Boeing resets Dreamliner delivery to third quarter

New date for the 787 Dreamliner factors in the time Boeing needs to produce, install, and test updated software and new electrical power distribution panels following an onboard fire.

Boeing 787 Dreamliner
In October 2010, this Boeing 787 Dreamliner, designated ZA006, became the sixth and final 787 to join the flight test program. Boeing

Rebounding from its latest scheduling setback, Boeing now says that it expects to deliver its first 787 Dreamliner in the third quarter.

In December, the company resumed flight testing of its marquee commercial aircraft, which had been halted in early November because of an onboard fire sparked by a faulty electrical power panel.

Boeing said today that the rescheduled delivery date factors in the time that it needs to produce, install, and test updated software and new power distribution panels in both flight test and production versions of the Dreamliner.

Of the six 787 aircraft being used for flight tests, four have received interim software and hardware improvements and have undergone extensive ground testing and review en route to returning to flight status. The other two aircraft will return to flight "in the days ahead," Boeing said.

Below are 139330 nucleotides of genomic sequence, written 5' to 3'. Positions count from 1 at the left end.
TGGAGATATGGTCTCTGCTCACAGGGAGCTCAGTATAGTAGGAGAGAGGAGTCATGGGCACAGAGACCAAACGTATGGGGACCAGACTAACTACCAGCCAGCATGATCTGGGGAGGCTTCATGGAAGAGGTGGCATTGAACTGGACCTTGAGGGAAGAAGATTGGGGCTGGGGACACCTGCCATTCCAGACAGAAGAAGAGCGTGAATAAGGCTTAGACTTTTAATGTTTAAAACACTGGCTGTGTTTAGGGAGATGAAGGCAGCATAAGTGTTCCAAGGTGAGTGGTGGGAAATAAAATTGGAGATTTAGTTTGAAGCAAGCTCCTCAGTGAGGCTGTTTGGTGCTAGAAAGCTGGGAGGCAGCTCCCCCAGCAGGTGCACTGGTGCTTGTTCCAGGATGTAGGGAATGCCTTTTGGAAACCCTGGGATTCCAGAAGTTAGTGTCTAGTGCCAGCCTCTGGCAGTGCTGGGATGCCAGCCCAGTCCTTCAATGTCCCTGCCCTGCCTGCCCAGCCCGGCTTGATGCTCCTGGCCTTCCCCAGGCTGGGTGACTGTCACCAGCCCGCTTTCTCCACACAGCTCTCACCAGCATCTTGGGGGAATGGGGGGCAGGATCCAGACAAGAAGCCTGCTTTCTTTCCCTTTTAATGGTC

If Boeing makes the third-quarter target for deliveries, the Dreamliner will be more than three years behind schedule. The Japanese carrier All Nippon Airlines originally was scheduled to receive the first 787 in May 2008.

The Dreamliner made a splashy public debut in July 2007, but its transition from drawing board to commercial service has encountered repeated turbulence, from supply chain shortages to a machinists' strike. The aircraft completed its maiden flight in December 2009 .

The design of the aircraft, which Boeing says will be especially fuel-efficient, is notable for the flair of its curved wingtips and for its extensive use of carbon fiber composite materials.

About the author

Jonathan Skillings is managing editor of CNET News, based in the Boston bureau. He's been with CNET since 2000, after a decade in tech journalism at the IDG News Service, PC Week, and an AS/400 magazine. He's also been a soldier and a schoolteacher, and will always be a die-hard fan of jazz, the brassier the better.

 

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